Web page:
The Setting Every Community Up for Retirement Enhancement Act of 2019, better known as the SECURE Act, which originally passed the House in July 2019, was approved by the Senate on Dec.19, 2019, as part of an end-of-year appropriations act and accompanying tax measure, and signed into law on Dec. 20, 2019, by former President Donald Trump. The far-reaching bill includes significant provisions aimed at increasing access to tax-advantaged accounts and preventing older Americans from outliving their assets.
- The SECURE Act became law on Dec. 20, 2019, and makes it easier for small business owners to set up “safe harbor” retirement plans that are less expensive and easier to administer.
- Many part-time workers are eligible to participate in an employer retirement plan.
- The SECURE Act pushed back the age at which retirement plan participants need to take required minimum distributions (RMDs), from 70½ to 72, and allows traditional IRA owners to keep making contributions indefinitely.
- The SECURE Act mandates that most non-spouses inheriting IRAs take distributions that end up emptying the account within 10 years.
- Many of the act's provisions were modified by the SECURE 2.0 Act, part of the omnibus spending bill passed in December 2022.
A Troubled Retirement System
That there’s trouble brewing in the U.S. retirement system, which requires most workers to supplement Social Security with personal savings, has been widely acknowledged.
According to data from the U.S. Bureau of Labor Statistics published in 2022, only 56% of the civilian adult population participated in a workplace retirement plan. And even those who did were often woefully behind in investing part of their paycheck.
For instance, the wealth management giant Vanguard revealed early in 2019 that the median 401(k) balance for those ages 65 and older was just $58,035. The SECURE Act aims to encourage employers who have previously shied away from these plans, which can be expensive and difficult to administer, to start offering them.
417 to 3
The margin by which the SECURE Act passed in the U.S. House of Representatives in May 2019.
“With [the] passage of this bill, the House made significant progress in fixing our nation’s retirement crisis and helping workers of all ages save for their futures,” Rep. Richard E. Neal (D-Massachusetts) said in a statement after the bill sailed through the House in May of 2019.
Tangled Up in the Senate
Despite the SECURE Act’s overwhelming support in the House, it didn't get through the Senate until it was attached to the appropriations and tax-extender bills that passed the day after President Trump was impeached in the House of Representatives.
In early July 2019, Planadviser reported that two Republican senators—one of them Ted Cruz (R-Texas)—were holding it up. According to a Washington insider, Cruz was trying to tweak the section on 529 accounts so that parents can use them for home-schooling expenses as well.
In October 2019, Plansponsor quoted Chris Spence, TIAA’s senior director of government relations, as saying the bill has been sitting "in something like legislative limbo." Along with Cruz, two other senators—Mike Lee and Pat Toomey—had reservations about some technical points. Spence was optimistic and predicted correctly that the route to passage could be through being attached to a broader bill that had to be passed by the end of 2020.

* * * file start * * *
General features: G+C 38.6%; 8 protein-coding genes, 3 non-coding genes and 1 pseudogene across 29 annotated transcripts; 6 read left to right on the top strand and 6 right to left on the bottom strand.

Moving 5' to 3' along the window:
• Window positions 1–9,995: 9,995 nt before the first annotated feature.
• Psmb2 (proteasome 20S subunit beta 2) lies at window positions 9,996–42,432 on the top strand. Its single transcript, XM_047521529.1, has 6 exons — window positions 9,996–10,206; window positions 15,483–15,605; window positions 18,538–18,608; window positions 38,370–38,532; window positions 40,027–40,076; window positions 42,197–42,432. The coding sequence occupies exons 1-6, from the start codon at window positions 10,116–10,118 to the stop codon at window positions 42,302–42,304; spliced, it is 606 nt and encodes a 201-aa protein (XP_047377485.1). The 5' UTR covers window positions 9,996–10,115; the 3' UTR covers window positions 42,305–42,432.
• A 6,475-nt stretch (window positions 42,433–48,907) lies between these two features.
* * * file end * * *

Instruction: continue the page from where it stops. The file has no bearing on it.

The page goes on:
Major Provisions of the SECURE Act
The SECURE Act tweaked a number of rules related to tax-advantaged retirement accounts. Here's what it did:
- Made it easier for small businesses to set up 401(k)s by increasing the cap under which they can automatically enroll workers in “safe harbor” retirement plans from 10% of wages to 15%.
- Provided a maximum tax credit of $500 per year to employers who create a 401(k) or SIMPLE IRA plan with automatic enrollment.
- Enabled businesses to sign up part-time employees who work either 1,000 hours throughout the year or have three consecutive years with 500 hours of service.
- Encouraged plan sponsors to include annuities as an option in workplace plans by reducing their liability if the insurer cannot meet its financial obligations.
- Pushed back the age at which retirement plan participants need to take required minimum distributions (RMDs) from 70½ to 72. (This was later raised to 73, starting in 2023).
- Allowed the use of tax-advantaged 529 accounts for qualified student loan repayments (up to $10,000 annually).
- Permitted penalty-free withdrawals of $5,000 from 401(k) accounts to defray the costs of having or adopting a child.
- Encouraged employers to include more annuities in 401(k) plans by removing their fear of legal liability if the annuity provider fails to provide, and also not requiring them to choose the lowest-cost plan. (This could be something of a double-edged sword. Employees will need to look extra carefully at these options.)
One other key change in the bill was how to pay for all of this: the removal of a provision known as the stretch IRA, which has allowed non-spouses inheriting retirement accounts to stretch out disbursements over their lifetimes. The new rule requires a full payout from the inherited IRA within 10 years of the death of the original account holder, raising an estimated $15.7 billion in additional tax revenue.